Take the 2-minute tour ×
Stack Overflow is a question and answer site for professional and enthusiast programmers. It's 100% free, no registration required.

I'm looking to do the following in this program:

I want to ask the user to set a range of hours they want to sleep in (from when they go to sleep until they wake up). Then, award points proportional to the amount of hours they slept within that range.

Keep in mind that I started learning Python yesterday and had zero experience with any programming language before that.

Here is what I've got so far:

# Timeslot(TS) of hours slept.
TS_start_sleep = int(raw_input("What time did you go to sleep last night:"))
TS_end_sleep = int(raw_input("What time did you wake up this morning:"))

def sleep_TS(points):

Also, here is the first part of my program (in cases it helps show my level of knowledge). This section works just fine (I debugged everything) but please feel free to suggest ways that would make it better / more efficient.

points = 0      # Beginning points.


# Amount of hours slept.
hrs_slept = int(raw_input("Hours slept today:"))

def sleep_length(points):
    if hrs_slept == 8:
        points += 50
    elif 9 <= hrs_slept <= 17:
        points = -10 * hrs_slept + 120
    elif 4 <= hrs_slept <= 7:
        points = 10 * hrs_slept - 40
    elif 0 <= hrs_slept <= 3:
        points = 10 * hrs_slept - 50
        print "Invalid input. Valid hours are between 0 and 17."
    points_sleep_length = points
    print "+", points, "points"


Thank you for reading!

Edit: Also, I've been using Codeacademy to learn python up until now. However, I'd also be interested in hearing what else the community recommends for learning python and other programming languages as I am going through the material pretty quickly.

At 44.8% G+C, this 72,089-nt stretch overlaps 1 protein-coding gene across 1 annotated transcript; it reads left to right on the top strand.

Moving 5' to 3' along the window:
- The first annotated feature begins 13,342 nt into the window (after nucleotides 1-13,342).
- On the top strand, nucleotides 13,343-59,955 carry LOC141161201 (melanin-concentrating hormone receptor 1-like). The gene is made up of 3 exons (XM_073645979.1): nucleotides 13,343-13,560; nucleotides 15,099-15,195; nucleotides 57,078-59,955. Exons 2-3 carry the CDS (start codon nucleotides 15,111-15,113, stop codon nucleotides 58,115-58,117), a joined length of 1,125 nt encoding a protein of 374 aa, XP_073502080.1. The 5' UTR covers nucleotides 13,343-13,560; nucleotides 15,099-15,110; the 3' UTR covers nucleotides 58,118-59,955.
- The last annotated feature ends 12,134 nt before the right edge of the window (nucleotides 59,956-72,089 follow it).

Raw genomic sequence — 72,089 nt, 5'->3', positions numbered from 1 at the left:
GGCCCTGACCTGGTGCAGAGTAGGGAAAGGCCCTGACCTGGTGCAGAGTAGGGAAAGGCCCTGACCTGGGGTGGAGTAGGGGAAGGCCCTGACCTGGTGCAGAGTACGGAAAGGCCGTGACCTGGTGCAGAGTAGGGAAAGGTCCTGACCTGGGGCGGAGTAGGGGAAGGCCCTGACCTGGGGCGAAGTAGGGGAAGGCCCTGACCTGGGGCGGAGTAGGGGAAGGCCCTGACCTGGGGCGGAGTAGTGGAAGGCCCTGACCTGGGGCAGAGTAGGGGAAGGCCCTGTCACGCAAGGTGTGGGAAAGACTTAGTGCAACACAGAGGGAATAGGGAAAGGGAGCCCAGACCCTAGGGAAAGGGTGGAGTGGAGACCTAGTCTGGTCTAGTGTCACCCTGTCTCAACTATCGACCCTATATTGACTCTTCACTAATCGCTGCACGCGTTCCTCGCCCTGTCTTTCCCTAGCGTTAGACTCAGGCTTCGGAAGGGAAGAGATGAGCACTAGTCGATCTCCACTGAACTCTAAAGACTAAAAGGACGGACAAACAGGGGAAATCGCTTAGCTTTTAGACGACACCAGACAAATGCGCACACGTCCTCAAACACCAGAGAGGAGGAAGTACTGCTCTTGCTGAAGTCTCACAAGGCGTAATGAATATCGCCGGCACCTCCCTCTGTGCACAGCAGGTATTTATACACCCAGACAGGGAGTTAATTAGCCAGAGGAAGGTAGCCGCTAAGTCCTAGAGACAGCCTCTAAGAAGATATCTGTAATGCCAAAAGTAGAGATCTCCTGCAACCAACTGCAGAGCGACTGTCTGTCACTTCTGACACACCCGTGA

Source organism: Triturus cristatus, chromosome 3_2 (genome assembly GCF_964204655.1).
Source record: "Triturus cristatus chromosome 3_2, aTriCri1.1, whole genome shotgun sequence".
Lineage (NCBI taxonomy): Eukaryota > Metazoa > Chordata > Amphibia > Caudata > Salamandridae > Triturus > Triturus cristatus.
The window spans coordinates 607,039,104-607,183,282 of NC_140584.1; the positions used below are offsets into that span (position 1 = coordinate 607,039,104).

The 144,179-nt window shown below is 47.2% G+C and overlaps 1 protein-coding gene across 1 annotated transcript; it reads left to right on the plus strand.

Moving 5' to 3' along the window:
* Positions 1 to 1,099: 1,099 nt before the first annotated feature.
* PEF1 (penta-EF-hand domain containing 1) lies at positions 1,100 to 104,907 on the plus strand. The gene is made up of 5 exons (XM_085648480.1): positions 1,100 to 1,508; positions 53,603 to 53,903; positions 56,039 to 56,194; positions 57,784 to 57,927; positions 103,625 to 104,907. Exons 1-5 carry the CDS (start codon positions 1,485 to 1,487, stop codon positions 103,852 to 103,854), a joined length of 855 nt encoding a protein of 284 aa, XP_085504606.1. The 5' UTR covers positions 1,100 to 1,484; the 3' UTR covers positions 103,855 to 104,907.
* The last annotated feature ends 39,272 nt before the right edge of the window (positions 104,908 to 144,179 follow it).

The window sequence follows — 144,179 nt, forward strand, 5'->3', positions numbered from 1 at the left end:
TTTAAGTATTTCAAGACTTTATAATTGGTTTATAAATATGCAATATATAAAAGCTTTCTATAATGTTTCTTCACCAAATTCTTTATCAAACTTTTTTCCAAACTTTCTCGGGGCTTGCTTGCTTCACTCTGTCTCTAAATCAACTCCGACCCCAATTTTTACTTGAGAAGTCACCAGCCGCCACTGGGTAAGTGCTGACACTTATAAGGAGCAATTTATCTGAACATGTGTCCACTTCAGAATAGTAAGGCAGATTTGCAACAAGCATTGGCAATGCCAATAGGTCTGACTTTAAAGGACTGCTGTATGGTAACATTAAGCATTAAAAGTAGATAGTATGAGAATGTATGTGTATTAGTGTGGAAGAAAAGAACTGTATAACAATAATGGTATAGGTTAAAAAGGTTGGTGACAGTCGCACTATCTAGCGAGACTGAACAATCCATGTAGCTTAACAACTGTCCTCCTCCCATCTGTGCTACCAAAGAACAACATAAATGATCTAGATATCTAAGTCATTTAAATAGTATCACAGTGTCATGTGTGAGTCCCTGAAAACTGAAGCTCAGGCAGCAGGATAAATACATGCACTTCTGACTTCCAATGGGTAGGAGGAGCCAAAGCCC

share|improve this question
Don't use int(raw_input("prompt")), just use input('prompt') –  Dan Doe Jul 4 '13 at 5:55
What is the difference? Does using 'input' automatically make the input into an integer? –  user2549082 Jul 4 '13 at 6:04
more appropriate at http://codereview.stackexchange.com/questions/ask –  shyam Jul 4 '13 at 6:07
@user2549082 input(...) is equivalent eval(raw_input(...)). So if the input is an integer, it'll automatically be converted to an integer. But if the input is not an integer, more or less anything can happen. I wouldn't recommend using it over int(raw_input(...)). –  Ismail Badawi Jul 4 '13 at 6:07
I see. Thank you, I'll keep that in mind. –  user2549082 Jul 4 '13 at 6:10

2 Answers 2

I don't see a question here, is there something specific you are stuck with?

One thing you might consider is this: At present it looks like first they input the hours, and then you call your function on whatever they have input. It is not until the end of the function that they are told if the hours are invalid, and then you have to run the program again. It would be better to only proceed to the call once a valid input has been made.

for example:

hrs_slept = input("Hours Slept Today:")
while hrs_slept not in xrange(0, 18):
    print "Invalid input. Valid hours are between 0 and 17"
    print "Please try again"
    hrs_slept = input(Hours Slept Today:")
print "You slept for " + str(hrs_slept) + " hours"

then call your function.

Note that this will only work for whole hours. If you want to allow them to input decimal values of hours you will need to use another strategy.

share|improve this answer
My question was most of a "how do I even approach the following..." kind of question. This is still very useful to know though; I will definitely try to implement it in my code. –  user2549082 Jul 4 '13 at 6:24
seems like you are on the right track. List objects and while loops might be useful in these preliminary steps. –  Woody Pride Jul 4 '13 at 6:43

For your second part, udacity CS101 is excellent resource for starting out in python. You can learn a lot from that course.

share|improve this answer
Thank you, I'll look into that. –  user2549082 Jul 4 '13 at 16:10

Your Answer


By posting your answer, you agree to the privacy policy and terms of service.

Not the answer you're looking for? Browse other questions tagged or ask your own question.